Tag Archives: Nora Roberts

How do you like it? Sex in romances…

I’m reading a Stacy Finz romance right now, FINDING HOPE, and I’m really enjoying it. She’s created great characters who feel REAL, and they’re all searching for answers in their lives.  Last night, I hit the scene that if I was young and horny, I’d have earmarked and reread until the page fell out of the book.  Man, was it hot!  Before reading Finz, I read WHISKEY BEACH by Nora Roberts.  I’ve read MIDNIGHT BAYOU and ENCHANTED by her, (my favorites), and the sex sizzled, but not in this one.  The emphasis was on two people who needed to learn to trust again, so the bedroom scenes emphasized that.

My writer friend, alias Julia Donner, can write great sex for her Regency series. I blush in my living room where no one can see me:)  https://www.amazon.com/Julia-Donner/e/B00J65E8TY/ref=sr_tc_2_0?qid=1478461347&sr=1-2-ent  So can my writer friend, Kyra Jacobs, who writes sweet romances for Enchanted, but wrote hot and steamy for her dragon shifter series.  And she does both well.  Me?  The first time I tried a sex scene, it was a real challenge, and it didn’t win any awards.  I still had the problem of picturing friends and family reading it.  One of my friends flat out told me, “If an author has to grab my attention with sex, I put the book down.”  Not every reader appreciates sex in romances.  They think you’re appealing for shock value, cheap thrills.  I remember reading one of Kyra’s blogs when it bothered her that a friend commented, “So, now you’re writing smut?”  (You can find her blog here:  https://indianawonderer.wordpress.com/)  The thing is, both Julia Donner and Kyra Jacobs can write great books without sex.  They don’t HAVE to have it to hold your attention.  They write it because it’s appropriate to the stories they’re telling.

When I first started writing romances, I worried how readers would react to the sex scenes in my books.  First, did they work, or were they clumsy?  Second, were they appropriate to the story?  Was sex a natural progression for the two characters in my book?  Was it to advance the story line and their relationship or just to punch up a sagging plot?  That feels just as gimmicky to me as writers who throw in a gruesome death scene to create tension when suspense has gone flat.  Even if I got the sex right, I still can’t do sizzle.  I think I’d have to blindfold my dead mother so that I can’t picture her looking over my shoulder and flinching.  But my biggest angst went away when I gave one of my manuscripts to my dear, wonderful friend and first draft editor Ann Wintrode.  Ann belonged to my writing group, was a retired librarian, and was in her eighties.  When I fussed because I wasn’t sure if I should show her my manuscript because I had sex scenes in the book, Ann skewered me with a look and said, “I think sex is a natural part of life.  If your characters are realistic, and are attracted to each other, wouldn’t they have sex?”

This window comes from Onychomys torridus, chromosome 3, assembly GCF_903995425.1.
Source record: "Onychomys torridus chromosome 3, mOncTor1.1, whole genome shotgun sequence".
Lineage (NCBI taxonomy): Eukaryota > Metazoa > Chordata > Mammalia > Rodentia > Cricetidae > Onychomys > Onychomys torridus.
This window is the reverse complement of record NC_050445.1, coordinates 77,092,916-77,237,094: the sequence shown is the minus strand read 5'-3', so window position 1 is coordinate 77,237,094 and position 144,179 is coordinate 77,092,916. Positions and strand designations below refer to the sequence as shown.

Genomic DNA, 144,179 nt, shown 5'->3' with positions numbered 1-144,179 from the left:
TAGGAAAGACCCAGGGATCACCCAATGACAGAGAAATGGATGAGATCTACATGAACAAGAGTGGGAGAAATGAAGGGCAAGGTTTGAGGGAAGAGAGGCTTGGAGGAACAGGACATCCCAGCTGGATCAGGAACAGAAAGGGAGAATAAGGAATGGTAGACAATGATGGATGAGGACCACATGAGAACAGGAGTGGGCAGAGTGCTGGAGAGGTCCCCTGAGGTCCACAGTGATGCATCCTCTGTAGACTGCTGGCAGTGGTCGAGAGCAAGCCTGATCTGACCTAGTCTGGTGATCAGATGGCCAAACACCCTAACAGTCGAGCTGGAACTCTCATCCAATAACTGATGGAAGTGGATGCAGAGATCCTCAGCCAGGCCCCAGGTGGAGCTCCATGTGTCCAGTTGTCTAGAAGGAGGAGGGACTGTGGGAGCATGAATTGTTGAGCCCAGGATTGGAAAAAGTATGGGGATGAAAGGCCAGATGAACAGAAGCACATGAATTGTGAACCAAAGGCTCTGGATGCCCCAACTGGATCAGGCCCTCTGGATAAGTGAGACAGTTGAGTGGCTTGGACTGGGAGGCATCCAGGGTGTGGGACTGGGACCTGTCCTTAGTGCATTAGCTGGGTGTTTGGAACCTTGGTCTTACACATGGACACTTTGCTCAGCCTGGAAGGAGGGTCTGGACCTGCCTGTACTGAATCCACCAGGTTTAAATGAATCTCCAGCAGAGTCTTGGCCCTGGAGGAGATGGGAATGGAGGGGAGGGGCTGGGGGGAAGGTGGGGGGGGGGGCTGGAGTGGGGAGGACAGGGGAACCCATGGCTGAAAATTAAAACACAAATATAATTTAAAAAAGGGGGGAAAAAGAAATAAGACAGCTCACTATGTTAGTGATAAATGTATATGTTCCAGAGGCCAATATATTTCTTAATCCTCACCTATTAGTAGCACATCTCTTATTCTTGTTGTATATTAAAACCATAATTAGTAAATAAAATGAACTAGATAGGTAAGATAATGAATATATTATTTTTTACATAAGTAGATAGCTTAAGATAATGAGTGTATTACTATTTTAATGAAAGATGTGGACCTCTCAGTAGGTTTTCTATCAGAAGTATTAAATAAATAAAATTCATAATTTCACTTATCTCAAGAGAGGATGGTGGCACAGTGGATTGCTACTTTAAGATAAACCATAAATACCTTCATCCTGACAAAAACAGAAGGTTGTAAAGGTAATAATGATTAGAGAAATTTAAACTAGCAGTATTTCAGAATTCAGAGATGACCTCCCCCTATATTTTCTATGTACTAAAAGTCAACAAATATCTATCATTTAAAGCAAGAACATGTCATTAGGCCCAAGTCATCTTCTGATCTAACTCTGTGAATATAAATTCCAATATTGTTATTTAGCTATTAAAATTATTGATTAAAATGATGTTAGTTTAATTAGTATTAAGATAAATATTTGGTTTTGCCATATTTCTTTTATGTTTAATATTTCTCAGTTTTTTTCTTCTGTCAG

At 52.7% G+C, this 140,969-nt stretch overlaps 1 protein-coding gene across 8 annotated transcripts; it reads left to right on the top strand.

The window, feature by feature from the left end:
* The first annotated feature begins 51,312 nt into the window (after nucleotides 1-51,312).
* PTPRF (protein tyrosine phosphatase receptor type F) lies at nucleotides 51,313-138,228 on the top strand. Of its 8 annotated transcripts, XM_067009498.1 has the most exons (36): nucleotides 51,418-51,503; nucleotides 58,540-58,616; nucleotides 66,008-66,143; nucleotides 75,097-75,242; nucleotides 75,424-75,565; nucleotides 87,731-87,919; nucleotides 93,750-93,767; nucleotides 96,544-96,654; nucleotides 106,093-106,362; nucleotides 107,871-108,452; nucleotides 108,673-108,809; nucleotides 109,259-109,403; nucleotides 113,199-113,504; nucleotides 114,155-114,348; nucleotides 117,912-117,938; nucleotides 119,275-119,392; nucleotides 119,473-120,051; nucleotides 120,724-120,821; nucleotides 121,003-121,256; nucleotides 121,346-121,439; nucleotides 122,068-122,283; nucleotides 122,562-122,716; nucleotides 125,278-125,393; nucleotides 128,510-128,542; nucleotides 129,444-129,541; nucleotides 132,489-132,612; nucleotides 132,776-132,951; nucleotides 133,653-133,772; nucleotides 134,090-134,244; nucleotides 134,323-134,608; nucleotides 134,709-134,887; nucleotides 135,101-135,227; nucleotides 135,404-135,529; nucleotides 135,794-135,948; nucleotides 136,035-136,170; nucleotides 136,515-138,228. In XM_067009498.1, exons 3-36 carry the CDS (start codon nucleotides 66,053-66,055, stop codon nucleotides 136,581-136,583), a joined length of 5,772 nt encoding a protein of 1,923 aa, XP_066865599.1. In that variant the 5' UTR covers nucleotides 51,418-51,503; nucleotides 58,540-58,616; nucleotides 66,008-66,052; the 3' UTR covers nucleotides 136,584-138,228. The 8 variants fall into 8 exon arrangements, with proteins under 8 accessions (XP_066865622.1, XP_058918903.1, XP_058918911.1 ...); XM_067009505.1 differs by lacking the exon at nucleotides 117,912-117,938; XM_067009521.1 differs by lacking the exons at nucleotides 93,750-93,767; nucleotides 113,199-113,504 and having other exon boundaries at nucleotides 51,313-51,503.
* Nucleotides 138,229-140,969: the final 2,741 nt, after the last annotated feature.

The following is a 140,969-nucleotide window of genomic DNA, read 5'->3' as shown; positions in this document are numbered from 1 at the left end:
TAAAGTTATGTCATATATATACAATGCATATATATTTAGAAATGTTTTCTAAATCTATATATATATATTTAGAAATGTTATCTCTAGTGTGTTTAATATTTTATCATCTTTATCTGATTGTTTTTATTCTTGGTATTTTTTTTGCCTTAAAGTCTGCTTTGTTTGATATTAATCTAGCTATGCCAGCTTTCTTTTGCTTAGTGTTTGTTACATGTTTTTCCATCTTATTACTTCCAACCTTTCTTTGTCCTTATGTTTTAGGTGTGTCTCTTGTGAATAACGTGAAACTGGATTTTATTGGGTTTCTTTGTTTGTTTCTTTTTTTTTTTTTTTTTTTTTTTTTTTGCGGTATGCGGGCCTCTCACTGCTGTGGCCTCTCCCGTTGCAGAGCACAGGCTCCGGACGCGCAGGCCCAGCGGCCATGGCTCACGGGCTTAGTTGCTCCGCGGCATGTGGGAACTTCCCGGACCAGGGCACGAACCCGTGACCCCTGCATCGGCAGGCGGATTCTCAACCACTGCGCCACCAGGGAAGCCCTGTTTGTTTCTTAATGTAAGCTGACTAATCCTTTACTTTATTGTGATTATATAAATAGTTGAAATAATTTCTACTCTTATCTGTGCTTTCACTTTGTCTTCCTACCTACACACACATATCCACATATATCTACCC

Well, that pretty much put it in perspective for me.  I guess I’ve decided that if the sex feels like the right thing for the characters, and not just gratuitous for readers,  then it works.  I don’t have to turn out the lights and show fireworks exploding outside the window, though that would have been better than the first sex scene I ever wrote.  I like books with and without sex scenes, as long as they’re well-written.  I like sweet and sizzling romances.  Whatever.  Just make me care.

Happy Writing!

My webpage:  http://www.judithpostswritingmusings.com/

My Facebook author page: https://www.facebook.com/JudiLynnwrites/

On twitter: @judypost

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Fangirl moment

I need to pinch myself.  USA Today HEA did an interview with me for COOKING UP TROUBLE.  THAT was a big enough moment for me, but one of the questions was “What three romance writers do you fangirl about?”  I don’t fangirl very often.  I like to think I’m too practical, but I mentioned Nora Roberts–that woman can hang anything on a romance and make it work, Sarah Addison Allen–I love how lyrical her writing is, and Catherine Bybee–because she mixes it up and surprises me with what she adds to her romances.  And then I snuck in my friend Julia Donner–because I honestly think she writes some of the best male characters I read.  It was a fun interview.  I felt all giddy when I saw it on the USA Today site this morning.  But then, EVEN BETTER, Catherine Bybee retreated it and mentioned me on her twitter page.  Catherine Bybee herself!!  I’m going to float for the rest of today:)

If you’re interested, here’s the interview:

Interview: Judi Lynn, author of ‘Cooking Up Trouble’